Similarity Vs Compatibility: Which Makes For A Better A Relationship?

Everybody is looking for something different in their potential partner. Some of us want a partner who brings comfort and a relationship where we can simply snuggle up on the couch and watch movies. The dream is to have a laidback and drama-free life during which we can simply enjoy each other's company. Essentially, we're looking for a partner who is similar to us. Others might find this easy-going relationship a bit boring.

These people want something slightly more challenging and exciting. They're seeking someone who balances them out with a different, or even entirely opposed, personality. They don't mind casual debates over fictional characters and food. In fact, they might even welcome these little arguments because they offer a new perspective that can help them grow and change. The people in category two value compatibility over similarity.

And then there are those in category three who want the best of both worlds. Most people tend to fit into the first type. After all, we've been taught by the media that we should try to find the Jim to our Pam, and not necessarily the Dwight to our Angela. But you may be surprised to learn that a relationship between dissimilar people could thrive just as much the opposite. But, of course, the secret to making it work lies in compatibility.

Why compatibility in a relationship is more important

It's easy to mistake similarity for compatibility or to think that only people who are really alike are truly compatible. Even the most similar couples can be incompatible. For instance, consider that if you're both leaders you won't be able to accept your partner taking charge. In reality, compatibility runs a lot deeper than similarity. Speaking to Paired magazine, Dr. Jacqui Gabb, professor of sociology and intimacy at The Open University, explained the term as: "When you share the same mindset [and] when you connect with the other person on a deeply intimate level."

She continued, "It means that how you approach life, and the values and qualities that you cherish are shared." To feel that way about someone, you don't necessarily have to share similar viewpoints on every little thing. Although compatibility can keep a relationship afloat, similarity is often a more solid foundation. We're naturally attracted to people who are like us, which is good because it enables us to find common ground to bond over.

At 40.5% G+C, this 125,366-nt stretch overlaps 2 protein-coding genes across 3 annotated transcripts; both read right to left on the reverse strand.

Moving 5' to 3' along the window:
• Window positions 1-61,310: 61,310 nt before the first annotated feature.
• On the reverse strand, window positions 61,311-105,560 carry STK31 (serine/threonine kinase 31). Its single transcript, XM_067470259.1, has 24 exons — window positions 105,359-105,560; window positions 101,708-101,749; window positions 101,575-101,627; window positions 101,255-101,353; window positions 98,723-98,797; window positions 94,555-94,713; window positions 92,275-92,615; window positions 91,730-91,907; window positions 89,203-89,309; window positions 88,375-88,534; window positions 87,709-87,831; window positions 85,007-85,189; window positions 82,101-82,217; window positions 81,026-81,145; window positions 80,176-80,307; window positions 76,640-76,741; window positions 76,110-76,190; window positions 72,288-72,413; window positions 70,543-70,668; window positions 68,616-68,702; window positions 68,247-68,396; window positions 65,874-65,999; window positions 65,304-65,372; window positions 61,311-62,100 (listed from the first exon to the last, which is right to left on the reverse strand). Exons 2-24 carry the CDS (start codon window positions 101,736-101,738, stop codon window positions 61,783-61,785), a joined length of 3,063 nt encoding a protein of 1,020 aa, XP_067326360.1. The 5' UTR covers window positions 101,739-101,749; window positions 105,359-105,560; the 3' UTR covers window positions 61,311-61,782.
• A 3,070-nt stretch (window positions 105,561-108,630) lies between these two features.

But it's worth noting that this kind of attraction can only take you so far. Every relationship should be able to withstand the occasional disagreement over differing opinions, but not being able to understand and relate to each other on a fundamental level is a deal breaker. Without that compatibility and inherent understanding, you might not be able to push the relationships through tough times or form a meaningful connection in the long run. 

What does compatibility in a relationship look like?

Since compatibility is easy to mistake for similarity, it's important to know what it truly looks and feels like. Compatibility can depend on several factors, including how you text each other, and while it's not realistic to expect someone to tick all the boxes in order to feel a connection, it's good to have the basics down. As corny as it sounds, when you feel compatible with someone, it'll just click that you're meant to be together.

You'll feel like you can be your true self around them without the fear of judgment or being asked to change. You'll be able to see a future together because you want the same things. And, although you don't necessarily have to agree on everything, it's always good if your core values are aligned to keep the relationship moving forward. Compatibility doesn't mean you'll never argue, but when you do, it won't feel like you've suffered through some huge ordeal. 

Although compatibility is an essential ingredient in any healthy relationship, the ability to compromise could be even more crucial. Regardless of similarity and compatibility, there are obviously going to be times when you'll disagree, and compromise will get you through them while still protecting your love. It's also important to know which polarizing opinions are dealbreakers. If you don't feel comfortable with the way your partner feels about politics, drugs, alcohol, religion, etc., you should consider if you want to continue the relationship.